• 2
    @MichaelHampton That's why choosing option 'Save this url in the Wayback Machine' would make the backup immediately available. I've added image to be clear.
    – kenorb
    Commented Apr 2, 2015 at 23:00
  • Oh, that's a new feature. I've never seen that before. Commented Apr 2, 2015 at 23:06
  • @MichaelHampton Me either, found it by chance, so I thought I'd share it:)
    – kenorb
    Commented Apr 2, 2015 at 23:07
  • Man, that's cool, and so useful Commented Apr 3, 2015 at 5:34
  • Related meta: How about archiving deleted posts in Wayback Machine?
    – kenorb
    Commented Apr 21, 2015 at 21:52

Looking around at most of the stack exchange sites, it looks like ServerFault has the least humorous examples. Superuser has a toaster question (clearly upvoted for comedic value), stats has a comic page, stackoverflow has a joke page.
And these are just the ones I already knew about, I'm sure there are plenty out there.

But I couldn't really find much on ServerFault (nor have I come across any despite being pretty much solely active on ServerFault).

I'd prefer locking it, and creating a disclaimer at the top that it was in fact an April fools joke. (to prevent confusion)
Personally I don't think rep is that important to delete one of the few humorous questions on our otherwise somewhat over serious site.
However, if this would end up the main reasoning for closing it, perhaps the question could find a home on Meta?

  • 12
    That SU question about the toaster is real, and completely legitimate, FYI. Developers... Commented Apr 2, 2015 at 15:25
  • 1
    @HopelessN00b I know, but I'm putting it up as an example because it's probably upvoted for comedic value, not as much for relevance or quality. (and because it is the most upvoted question on SU, despite being mostly humorous)
    – Reaces
    Commented Apr 2, 2015 at 15:26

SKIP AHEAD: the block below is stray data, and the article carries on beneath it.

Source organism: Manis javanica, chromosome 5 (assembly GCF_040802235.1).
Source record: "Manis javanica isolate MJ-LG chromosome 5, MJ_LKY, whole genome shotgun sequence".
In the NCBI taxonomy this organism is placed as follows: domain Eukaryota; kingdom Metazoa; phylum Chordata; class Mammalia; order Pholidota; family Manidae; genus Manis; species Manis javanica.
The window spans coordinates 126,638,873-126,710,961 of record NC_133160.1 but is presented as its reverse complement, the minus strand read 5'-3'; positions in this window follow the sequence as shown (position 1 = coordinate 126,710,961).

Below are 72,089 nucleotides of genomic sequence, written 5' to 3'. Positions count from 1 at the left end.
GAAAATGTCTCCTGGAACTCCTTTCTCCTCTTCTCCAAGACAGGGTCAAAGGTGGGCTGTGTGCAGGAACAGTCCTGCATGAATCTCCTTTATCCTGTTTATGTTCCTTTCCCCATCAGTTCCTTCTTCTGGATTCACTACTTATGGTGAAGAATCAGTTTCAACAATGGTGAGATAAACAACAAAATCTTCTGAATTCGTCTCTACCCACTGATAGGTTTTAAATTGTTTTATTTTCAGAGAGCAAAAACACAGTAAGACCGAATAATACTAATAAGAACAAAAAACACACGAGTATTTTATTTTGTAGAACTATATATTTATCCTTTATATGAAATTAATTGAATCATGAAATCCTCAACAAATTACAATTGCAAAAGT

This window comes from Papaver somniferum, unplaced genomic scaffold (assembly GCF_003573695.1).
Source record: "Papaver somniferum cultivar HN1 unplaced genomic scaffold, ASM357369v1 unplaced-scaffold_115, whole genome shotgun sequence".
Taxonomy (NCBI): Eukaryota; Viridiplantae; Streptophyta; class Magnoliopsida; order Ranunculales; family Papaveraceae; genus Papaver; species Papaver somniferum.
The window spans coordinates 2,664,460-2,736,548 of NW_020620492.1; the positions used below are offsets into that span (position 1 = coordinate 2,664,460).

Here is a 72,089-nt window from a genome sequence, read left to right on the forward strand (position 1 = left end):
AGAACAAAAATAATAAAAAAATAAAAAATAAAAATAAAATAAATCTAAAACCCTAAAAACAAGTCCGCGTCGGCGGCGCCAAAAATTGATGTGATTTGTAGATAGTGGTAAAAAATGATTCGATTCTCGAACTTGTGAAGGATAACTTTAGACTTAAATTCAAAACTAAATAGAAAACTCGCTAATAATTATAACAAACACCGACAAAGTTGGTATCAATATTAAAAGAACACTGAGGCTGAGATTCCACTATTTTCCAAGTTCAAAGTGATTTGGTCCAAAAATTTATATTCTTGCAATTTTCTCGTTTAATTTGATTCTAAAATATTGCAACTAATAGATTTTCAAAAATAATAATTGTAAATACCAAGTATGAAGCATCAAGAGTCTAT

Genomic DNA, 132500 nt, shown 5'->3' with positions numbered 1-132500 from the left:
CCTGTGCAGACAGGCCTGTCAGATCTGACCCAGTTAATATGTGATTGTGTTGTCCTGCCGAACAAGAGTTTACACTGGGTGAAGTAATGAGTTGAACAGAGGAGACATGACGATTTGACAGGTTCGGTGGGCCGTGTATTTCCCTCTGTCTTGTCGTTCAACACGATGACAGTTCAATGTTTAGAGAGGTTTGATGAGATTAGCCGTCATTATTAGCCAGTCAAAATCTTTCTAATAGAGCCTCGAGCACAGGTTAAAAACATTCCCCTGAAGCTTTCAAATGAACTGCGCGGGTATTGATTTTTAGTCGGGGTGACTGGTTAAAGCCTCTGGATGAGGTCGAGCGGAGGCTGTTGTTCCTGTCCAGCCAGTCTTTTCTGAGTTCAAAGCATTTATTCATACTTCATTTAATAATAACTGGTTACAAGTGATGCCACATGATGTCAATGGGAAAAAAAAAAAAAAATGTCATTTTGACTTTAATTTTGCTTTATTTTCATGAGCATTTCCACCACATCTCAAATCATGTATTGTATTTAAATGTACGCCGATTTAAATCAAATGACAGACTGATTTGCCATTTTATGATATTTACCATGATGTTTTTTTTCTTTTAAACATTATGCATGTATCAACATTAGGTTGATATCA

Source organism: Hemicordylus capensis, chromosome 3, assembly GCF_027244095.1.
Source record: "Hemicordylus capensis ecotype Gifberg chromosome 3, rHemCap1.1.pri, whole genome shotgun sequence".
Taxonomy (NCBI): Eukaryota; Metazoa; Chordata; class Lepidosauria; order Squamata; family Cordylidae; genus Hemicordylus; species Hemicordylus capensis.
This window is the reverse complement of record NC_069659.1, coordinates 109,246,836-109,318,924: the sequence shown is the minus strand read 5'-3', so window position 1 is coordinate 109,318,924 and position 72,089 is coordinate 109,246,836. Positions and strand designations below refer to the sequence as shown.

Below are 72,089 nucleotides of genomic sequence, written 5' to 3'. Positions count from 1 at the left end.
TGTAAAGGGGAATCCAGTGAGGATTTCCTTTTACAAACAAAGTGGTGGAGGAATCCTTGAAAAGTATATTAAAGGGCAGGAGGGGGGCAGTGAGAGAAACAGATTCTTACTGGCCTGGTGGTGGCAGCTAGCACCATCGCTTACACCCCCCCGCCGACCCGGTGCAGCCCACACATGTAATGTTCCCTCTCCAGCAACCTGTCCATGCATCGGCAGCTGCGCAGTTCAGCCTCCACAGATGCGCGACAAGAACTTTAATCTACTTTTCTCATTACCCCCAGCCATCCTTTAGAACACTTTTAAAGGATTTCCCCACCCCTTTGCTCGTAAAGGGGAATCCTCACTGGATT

• SO had this one last year, which is now closed + locked: stackoverflow.com/questions/22780466/…
    – chue x
    Commented Apr 6, 2015 at 1:09
  • See also Purim Torah.
    – TRiG
    Commented Apr 8, 2015 at 13:39

If we want to keep it--I'm not saying we do, I'm just saying if--I think it needs to be clearly labeled as "April Fools." With a tag, perhaps. (The rule being that you have to come back and retag your question on April 2nd, or get bahleeted, maybe.) But only if we decide that we really do want April Fools questions.

I thought it was cute, but I wouldn't want anyone to actually be led astray by it.

  • 1
    +1 for the tag, by the time I tried to add it, Mike Hampton had already locked the question.
    – MDMoore313
    Commented Apr 3, 2015 at 5:01
  • 3
    I think a danger is that you're relying on people to police their own questions, a year from now. Based on some rule maybe mentioned in a meta post. If you open the floodgates, tag or not, a lot of questions will survive April 2nd. And you can't expect the active community to clean up other peoples jokes.
    – Reaces
    Commented Apr 3, 2015 at 6:52
  • Yeah, it's tricky because tagging it "april-fools" kind of spoils the joke... unless people aren't reading carefully. Commented Apr 3, 2015 at 14:02

On superuser we tended to delete April fools day questions right after april fools day. We did it for two years (we forgot this year :/).

Last year we decided the questions had historic value, if nothing else for when its referenced on chat. I ended up creating a meta question, similar to the many memes of meta, and added a screenshot from firefox to the question

There should be no expectation of survival for a AFD gag, but really there's no reason it should be consigned to the dungheap of history.


I can certainly see the value of such posts - and the arguments for deleting them or locking them.

Personally, I think that one of the main reasons for deleting the posts altogether is the associated rep - in my case as one of the participants on that thread, and a lower-rep user than most of the others, the rep gained was a noticeable proportion of my total rep, which would be unfair to leave as such - that is to say, it makes sense to me that there should be no reputation credit (or penalty) for such posts.

The other major point in my opinion is that of Google results - without having a banner similar to those present at the top of Canonical questions to clarify that it is tongue-in-cheek, I think it's reasonable to remove the post.

That said, I definitely think that there is an argument to be made for keeping a record of the post - perhaps a screenshot of the thread or similar to keep for posterity's sake, somewhere like here on the meta site? That way the community could still enjoy the thread without any of the negatives mentioned above.